The Democratic Unionist Party’s incoming leader Edwin Poots is considering asking first minister Arlene Foster to step aside early as part of an overhaul of the party’s front bench, people familiar with his plans told the Financial Times.
Poots narrowly defeated MP Jeffrey Donaldson to win the DUP’s first ever leadership contest on Friday evening, making him head of Stormont’s biggest political party at a crucial juncture, as Northern Ireland grapples with the fallout from Brexit and calls for a vote on Irish unification.
The 55-year-old — who is known to have a harder line than Foster on everything from post-Brexit trade arrangements to social issues including abortion and gay rights — is due to become DUP leader at the end of May, but has ruled himself out as the next first minister and said he will consult the party on candidates.
When Foster agreed to step down a week ago after a revolt by senior party figures, she said she would stay on as first minister for a month after leaving her DUP role, taking her up to the end of June.
One person familiar with Poots’ strategy said the incoming leader’s team was “actively looking to take the reins sooner” so they could deliver a political win in advance of July 12, the biggest day of the unionists’ summer marching season.
The Belfast Telegraph reported on Saturday that Poots was pressing Foster to step aside. Stormont member Jim Wells, an ally of Poots who lost the DUP whip three years ago and hopes to get it back under the new leadership, told the FT he had heard suggestions that Foster might leave earlier, but that it would be “entirely at the behest of Arlene”. The DUP declined to comment.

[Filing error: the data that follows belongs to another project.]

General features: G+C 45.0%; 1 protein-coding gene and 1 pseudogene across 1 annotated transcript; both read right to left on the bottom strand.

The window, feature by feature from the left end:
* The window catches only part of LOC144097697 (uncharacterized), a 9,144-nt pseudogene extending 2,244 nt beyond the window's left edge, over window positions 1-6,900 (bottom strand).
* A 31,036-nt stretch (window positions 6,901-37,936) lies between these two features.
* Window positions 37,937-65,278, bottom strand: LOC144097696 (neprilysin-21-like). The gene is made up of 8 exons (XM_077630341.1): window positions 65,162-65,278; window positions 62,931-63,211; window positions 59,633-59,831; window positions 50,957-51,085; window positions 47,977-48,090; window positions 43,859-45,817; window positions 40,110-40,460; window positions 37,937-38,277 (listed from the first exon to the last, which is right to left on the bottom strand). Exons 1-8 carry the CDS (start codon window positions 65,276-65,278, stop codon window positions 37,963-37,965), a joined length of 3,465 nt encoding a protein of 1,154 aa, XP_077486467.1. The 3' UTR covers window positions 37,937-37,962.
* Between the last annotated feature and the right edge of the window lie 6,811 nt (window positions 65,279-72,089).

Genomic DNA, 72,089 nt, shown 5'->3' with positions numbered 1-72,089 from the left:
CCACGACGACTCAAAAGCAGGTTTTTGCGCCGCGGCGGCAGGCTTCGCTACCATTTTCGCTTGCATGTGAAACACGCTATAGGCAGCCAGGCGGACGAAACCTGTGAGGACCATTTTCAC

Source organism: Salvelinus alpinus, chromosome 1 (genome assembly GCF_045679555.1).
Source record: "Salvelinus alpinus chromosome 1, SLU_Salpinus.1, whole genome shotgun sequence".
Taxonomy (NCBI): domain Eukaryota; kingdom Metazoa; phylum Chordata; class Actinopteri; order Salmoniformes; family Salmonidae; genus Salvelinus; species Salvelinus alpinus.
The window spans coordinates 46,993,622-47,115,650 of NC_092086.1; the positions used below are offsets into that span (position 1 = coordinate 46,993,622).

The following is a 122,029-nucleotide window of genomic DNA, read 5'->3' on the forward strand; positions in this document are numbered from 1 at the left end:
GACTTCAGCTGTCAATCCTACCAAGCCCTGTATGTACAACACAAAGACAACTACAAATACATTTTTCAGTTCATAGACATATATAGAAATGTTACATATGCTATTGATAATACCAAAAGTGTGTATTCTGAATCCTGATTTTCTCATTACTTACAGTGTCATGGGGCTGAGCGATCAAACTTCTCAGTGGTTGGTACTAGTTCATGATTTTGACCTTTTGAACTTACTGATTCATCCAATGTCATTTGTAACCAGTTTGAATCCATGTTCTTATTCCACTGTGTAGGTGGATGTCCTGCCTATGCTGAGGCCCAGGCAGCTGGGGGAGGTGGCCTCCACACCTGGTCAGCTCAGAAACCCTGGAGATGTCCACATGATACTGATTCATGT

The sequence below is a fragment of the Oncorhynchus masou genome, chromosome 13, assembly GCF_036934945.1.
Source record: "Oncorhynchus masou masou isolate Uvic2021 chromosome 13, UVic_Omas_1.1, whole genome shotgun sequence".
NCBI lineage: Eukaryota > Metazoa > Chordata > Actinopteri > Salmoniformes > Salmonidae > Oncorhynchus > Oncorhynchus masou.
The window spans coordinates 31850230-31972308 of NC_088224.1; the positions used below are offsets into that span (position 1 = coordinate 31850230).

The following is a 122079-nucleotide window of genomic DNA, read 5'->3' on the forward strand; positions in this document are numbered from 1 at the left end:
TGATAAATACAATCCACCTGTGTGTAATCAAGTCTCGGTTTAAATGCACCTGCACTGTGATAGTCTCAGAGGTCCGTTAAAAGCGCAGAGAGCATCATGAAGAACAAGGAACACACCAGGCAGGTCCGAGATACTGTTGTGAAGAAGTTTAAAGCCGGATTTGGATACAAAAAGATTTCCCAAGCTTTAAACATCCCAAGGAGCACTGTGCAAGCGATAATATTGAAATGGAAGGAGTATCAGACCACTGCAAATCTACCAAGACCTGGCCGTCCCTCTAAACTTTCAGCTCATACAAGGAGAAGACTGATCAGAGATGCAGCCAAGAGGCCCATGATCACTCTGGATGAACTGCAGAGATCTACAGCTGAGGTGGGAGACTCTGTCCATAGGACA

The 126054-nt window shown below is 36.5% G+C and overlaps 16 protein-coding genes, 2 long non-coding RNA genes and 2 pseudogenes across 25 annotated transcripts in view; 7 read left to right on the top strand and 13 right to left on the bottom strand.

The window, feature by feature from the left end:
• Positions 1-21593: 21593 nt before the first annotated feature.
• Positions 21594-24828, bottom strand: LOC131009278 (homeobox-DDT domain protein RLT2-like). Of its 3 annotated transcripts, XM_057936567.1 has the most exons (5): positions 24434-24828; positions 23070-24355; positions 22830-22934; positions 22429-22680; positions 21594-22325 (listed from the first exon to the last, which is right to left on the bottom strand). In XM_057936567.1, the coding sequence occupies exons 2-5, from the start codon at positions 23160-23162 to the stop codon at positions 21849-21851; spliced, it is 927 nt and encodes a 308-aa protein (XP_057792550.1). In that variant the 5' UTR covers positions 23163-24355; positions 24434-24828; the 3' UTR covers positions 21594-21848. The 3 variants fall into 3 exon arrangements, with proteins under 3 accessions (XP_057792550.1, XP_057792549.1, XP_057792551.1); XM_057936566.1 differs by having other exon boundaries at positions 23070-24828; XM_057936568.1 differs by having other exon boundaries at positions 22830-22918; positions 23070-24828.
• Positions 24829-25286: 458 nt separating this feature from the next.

Loyalist activist Jamie Bryson tweeted that it “is a ridiculous proposition (and always was) that Arlene Foster will remain in post until the end of June”, adding that it was “time to hit the ground running”.
He has identified the Northern Ireland protocol, which imposes a customs border in the Irish Sea to avoid a post-Brexit border on the island of Ireland, as his number one priority but has so far refrained from saying what he would do if the border were not removed.
Wells said that Poots would be looking to overhaul the DUP’s front bench in Stormont. The current team includes education minister Peter Weir, economy minister Diane Dodds and Gordon Lyons, a junior minister at the executive office. Poots, who has not taken questions from reporters since his election, previously said he might not stay on as agriculture minister.
“Edwin is going to have to take soundings. What he’s not going to do is appoint a front bench by decree,” Wells said. “I’d be surprised if many of the present occupants of the front bench are still there.”
Ian Paisley Jnr, MP and son of DUP founder Ian Paisley, on Friday evening defended Poots’ conservative views on abortion, gay rights and other social issues, telling the BBC: “I’m reminded of the Frank Skinner line, you can be anything in Britain today except a Christian. That seems to be the issue. The BBC want to lambast the man because he happens to be a man of faith. You couldn’t do that if he was a Muslim. You wouldn’t do that if he was any other religion.”
Poots has previously said he believes the earth is only 6,000 years old, far younger than the 4.54bn years estimated by scientists. He has fought against gay couples’ rights to adopt children, and was criticised by a judge for showing bias when, as health minister, he tried to preserve a ban on gay men donating blood. He is also opposed to abortion.
“As a young person struggling with my own sexuality I can still remember homophobic comments from a previous DUP leader and colleagues left me feeling that I should either deny who I am or leave Northern Ireland,” Alliance Party Stormont member Andrew Muir tweeted on Saturday. “I got involved in politics to change that, because we must, and will.”
“Tomorrow morning there will be hundreds of thousands of people in Northern Ireland at church who feel very strongly about these views,” Wells said. “They need someone to represent and articulate for them.”